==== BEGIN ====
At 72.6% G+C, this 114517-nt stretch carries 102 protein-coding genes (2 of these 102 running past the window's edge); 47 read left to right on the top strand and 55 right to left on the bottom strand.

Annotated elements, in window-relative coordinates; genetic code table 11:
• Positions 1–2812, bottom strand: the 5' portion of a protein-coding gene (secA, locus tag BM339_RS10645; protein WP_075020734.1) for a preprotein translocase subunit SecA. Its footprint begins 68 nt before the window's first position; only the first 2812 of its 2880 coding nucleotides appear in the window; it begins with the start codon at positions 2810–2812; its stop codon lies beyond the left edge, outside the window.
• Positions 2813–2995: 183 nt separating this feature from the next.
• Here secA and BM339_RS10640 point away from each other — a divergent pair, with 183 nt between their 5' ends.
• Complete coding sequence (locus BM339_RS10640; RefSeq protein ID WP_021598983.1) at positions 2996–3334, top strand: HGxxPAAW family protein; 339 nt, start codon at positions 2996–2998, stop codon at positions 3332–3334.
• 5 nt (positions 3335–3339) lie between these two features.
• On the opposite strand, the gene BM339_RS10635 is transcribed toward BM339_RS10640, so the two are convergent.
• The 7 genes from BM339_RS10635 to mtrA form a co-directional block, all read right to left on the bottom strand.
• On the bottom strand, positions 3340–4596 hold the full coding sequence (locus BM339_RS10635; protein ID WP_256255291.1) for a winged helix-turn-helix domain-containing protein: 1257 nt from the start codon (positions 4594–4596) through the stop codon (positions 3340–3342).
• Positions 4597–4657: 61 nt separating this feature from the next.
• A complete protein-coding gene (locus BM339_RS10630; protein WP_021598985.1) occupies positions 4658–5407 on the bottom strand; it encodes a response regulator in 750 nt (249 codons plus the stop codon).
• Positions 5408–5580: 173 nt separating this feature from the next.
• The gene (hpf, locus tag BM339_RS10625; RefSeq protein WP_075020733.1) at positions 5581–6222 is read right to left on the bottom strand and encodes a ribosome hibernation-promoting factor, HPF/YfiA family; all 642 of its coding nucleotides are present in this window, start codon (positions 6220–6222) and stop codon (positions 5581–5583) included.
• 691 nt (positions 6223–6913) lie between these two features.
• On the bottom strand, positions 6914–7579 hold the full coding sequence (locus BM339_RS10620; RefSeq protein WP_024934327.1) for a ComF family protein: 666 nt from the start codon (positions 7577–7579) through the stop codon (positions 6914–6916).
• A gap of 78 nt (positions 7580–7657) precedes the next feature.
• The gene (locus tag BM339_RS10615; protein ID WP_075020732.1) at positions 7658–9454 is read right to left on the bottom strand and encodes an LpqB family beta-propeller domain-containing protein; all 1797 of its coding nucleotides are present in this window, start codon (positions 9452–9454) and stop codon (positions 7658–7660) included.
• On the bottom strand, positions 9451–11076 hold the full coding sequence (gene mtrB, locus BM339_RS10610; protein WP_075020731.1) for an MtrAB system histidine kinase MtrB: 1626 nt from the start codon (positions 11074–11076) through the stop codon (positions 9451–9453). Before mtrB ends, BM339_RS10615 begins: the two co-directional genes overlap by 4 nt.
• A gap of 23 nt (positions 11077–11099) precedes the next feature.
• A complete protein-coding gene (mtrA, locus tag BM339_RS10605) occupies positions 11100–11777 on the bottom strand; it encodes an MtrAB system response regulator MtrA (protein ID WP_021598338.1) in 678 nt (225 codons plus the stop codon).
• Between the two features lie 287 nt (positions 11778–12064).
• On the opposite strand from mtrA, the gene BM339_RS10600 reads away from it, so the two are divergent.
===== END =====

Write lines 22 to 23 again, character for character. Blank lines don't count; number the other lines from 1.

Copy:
• Between the two features lie 287 nt (positions 11778–12064).
• On the opposite strand from mtrA, the gene BM339_RS10600 reads away from it, so the two are divergent.